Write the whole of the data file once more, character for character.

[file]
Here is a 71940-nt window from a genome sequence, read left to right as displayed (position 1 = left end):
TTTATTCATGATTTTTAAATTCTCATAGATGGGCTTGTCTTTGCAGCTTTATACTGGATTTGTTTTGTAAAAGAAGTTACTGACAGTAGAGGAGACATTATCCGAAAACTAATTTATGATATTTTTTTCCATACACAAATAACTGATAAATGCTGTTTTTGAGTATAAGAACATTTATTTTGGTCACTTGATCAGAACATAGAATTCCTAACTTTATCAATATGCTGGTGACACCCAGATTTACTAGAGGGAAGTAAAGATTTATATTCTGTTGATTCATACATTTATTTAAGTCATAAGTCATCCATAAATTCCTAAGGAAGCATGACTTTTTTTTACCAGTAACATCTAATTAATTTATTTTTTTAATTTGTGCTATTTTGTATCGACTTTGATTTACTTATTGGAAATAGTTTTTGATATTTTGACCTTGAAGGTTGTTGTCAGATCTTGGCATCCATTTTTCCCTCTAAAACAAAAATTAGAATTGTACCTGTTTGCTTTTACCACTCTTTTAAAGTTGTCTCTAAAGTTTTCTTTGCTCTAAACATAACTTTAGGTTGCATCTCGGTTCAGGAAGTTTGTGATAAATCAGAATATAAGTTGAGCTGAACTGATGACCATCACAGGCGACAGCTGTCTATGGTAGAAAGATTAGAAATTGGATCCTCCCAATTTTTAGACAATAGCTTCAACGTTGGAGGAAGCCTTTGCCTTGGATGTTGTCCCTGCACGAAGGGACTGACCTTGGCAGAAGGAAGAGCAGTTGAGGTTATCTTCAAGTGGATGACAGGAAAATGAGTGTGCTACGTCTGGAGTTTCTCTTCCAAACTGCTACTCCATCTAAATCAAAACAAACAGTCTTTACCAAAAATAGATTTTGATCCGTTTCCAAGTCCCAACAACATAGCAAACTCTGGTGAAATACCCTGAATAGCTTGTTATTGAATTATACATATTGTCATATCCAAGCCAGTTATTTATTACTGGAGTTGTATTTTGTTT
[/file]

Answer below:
Here is a 71940-nt window from a genome sequence, read left to right as displayed (position 1 = left end):
TTTATTCATGATTTTTAAATTCTCATAGATGGGCTTGTCTTTGCAGCTTTATACTGGATTTGTTTTGTAAAAGAAGTTACTGACAGTAGAGGAGACATTATCCGAAAACTAATTTATGATATTTTTTTCCATACACAAATAACTGATAAATGCTGTTTTTGAGTATAAGAACATTTATTTTGGTCACTTGATCAGAACATAGAATTCCTAACTTTATCAATATGCTGGTGACACCCAGATTTACTAGAGGGAAGTAAAGATTTATATTCTGTTGATTCATACATTTATTTAAGTCATAAGTCATCCATAAATTCCTAAGGAAGCATGACTTTTTTTTACCAGTAACATCTAATTAATTTATTTTTTTAATTTGTGCTATTTTGTATCGACTTTGATTTACTTATTGGAAATAGTTTTTGATATTTTGACCTTGAAGGTTGTTGTCAGATCTTGGCATCCATTTTTCCCTCTAAAACAAAAATTAGAATTGTACCTGTTTGCTTTTACCACTCTTTTAAAGTTGTCTCTAAAGTTTTCTTTGCTCTAAACATAACTTTAGGTTGCATCTCGGTTCAGGAAGTTTGTGATAAATCAGAATATAAGTTGAGCTGAACTGATGACCATCACAGGCGACAGCTGTCTATGGTAGAAAGATTAGAAATTGGATCCTCCCAATTTTTAGACAATAGCTTCAACGTTGGAGGAAGCCTTTGCCTTGGATGTTGTCCCTGCACGAAGGGACTGACCTTGGCAGAAGGAAGAGCAGTTGAGGTTATCTTCAAGTGGATGACAGGAAAATGAGTGTGCTACGTCTGGAGTTTCTCTTCCAAACTGCTACTCCATCTAAATCAAAACAAACAGTCTTTACCAAAAATAGATTTTGATCCGTTTCCAAGTCCCAACAACATAGCAAACTCTGGTGAAATACCCTGAATAGCTTGTTATTGAATTATACATATTGTCATATCCAAGCCAGTTATTTATTACTGGAGTTGTATTTTGTTT